A hunt for new dictators of growth
Latin America's poor economic performance in the past decade has overturned analysts' judgements that getting rid of the region's dictatorships and introducing free-market reforms would clear the path to sustainable economic growth.
THE LANDSCAPE OF Latin America provides constant reminders of bygone riches. From the grand opera houses of Buenos Aires to the mid-century modernist glories of Caracas or Brasilia, there is barely a city in the region that doesn't look upon its past with nostalgia for the good old days.
In 1950, for instance, Venezuela's GDP per capita, in 1995 dollars, was $6,021: twice that of Spain, three times that of Portugal, and four times that of Taiwan. By 1966, the per capita figure had increased to $9,588, still comfortably ahead of those other countries. By 2000, however, it had dived to $4,911 - a lower level than 50 years before. Spain, Portugal and Taiwan, by contrast, could each boast GDP per capita more than three times Venezuela's.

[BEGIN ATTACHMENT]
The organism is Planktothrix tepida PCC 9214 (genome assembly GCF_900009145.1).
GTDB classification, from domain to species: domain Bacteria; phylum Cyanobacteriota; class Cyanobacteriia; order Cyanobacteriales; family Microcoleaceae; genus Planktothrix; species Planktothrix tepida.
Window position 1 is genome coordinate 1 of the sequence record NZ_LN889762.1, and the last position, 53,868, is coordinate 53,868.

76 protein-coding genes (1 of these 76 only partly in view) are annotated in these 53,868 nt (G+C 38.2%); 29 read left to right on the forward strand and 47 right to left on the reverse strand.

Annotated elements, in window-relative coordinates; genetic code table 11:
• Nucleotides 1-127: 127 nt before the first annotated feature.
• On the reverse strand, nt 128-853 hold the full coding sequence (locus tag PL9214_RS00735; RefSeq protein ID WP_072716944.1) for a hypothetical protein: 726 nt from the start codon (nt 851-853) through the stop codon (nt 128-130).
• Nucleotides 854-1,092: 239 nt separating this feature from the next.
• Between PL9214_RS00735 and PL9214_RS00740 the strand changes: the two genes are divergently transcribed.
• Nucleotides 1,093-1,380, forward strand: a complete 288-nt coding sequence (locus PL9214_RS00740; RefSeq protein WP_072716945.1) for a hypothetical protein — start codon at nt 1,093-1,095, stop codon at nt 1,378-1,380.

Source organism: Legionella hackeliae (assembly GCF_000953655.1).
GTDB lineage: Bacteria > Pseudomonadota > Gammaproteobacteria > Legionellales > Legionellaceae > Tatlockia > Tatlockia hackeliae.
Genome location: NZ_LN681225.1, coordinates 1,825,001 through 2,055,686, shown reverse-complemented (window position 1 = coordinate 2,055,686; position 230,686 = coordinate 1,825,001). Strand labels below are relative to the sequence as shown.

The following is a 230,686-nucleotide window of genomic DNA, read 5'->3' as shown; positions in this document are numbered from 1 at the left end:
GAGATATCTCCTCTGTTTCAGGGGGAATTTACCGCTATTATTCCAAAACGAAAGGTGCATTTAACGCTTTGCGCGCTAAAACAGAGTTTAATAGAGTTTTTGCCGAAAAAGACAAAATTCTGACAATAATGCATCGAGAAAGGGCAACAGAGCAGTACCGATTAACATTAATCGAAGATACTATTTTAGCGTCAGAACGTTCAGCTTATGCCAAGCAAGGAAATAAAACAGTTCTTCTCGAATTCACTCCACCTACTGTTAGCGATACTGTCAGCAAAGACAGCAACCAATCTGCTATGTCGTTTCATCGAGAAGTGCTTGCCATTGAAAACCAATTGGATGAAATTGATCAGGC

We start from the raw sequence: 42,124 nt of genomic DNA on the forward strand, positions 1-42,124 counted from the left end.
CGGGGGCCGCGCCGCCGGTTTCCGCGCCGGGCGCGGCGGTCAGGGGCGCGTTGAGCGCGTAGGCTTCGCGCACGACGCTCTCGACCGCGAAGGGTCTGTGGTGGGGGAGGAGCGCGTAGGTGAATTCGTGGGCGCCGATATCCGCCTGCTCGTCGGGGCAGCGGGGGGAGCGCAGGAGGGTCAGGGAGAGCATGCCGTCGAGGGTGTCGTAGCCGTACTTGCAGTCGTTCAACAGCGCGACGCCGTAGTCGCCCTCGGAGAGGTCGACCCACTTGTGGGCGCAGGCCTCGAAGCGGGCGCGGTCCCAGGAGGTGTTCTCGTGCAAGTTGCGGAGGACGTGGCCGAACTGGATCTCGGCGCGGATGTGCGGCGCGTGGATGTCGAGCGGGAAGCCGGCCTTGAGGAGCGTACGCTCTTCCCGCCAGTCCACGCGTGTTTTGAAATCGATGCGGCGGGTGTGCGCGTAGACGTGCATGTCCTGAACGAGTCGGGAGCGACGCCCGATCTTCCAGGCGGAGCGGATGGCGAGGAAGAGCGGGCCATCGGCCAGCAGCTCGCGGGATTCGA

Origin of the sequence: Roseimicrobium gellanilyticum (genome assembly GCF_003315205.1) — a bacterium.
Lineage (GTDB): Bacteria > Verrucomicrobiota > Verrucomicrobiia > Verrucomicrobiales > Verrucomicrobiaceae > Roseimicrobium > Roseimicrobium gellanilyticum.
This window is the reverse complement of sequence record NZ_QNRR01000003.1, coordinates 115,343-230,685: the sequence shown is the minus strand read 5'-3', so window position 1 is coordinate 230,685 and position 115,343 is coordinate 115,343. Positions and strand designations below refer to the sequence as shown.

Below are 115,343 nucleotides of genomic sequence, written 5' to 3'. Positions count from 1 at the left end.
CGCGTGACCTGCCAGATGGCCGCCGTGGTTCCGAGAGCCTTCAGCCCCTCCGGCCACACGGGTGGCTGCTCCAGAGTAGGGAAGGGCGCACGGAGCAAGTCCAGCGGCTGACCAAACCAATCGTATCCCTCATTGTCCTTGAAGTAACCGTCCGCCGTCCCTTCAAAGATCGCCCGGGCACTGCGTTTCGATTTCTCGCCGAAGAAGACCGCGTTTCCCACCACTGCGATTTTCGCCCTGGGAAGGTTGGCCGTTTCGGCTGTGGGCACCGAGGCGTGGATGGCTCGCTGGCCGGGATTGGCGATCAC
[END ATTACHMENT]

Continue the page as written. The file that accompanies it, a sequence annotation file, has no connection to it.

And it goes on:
Although other countries in Latin America might not have suffered quite such dramatic losses, the general trend in the region is unmistakeable - strong growth from the end of World War II to about 1980, and extremely disappointing performance since then.
What's more, things haven't been getting better. Though there's no doubt that the 1990s were, in aggregate, less bad than the 1980s, Latin America has been experiencing sluggish growth rates for a very long time.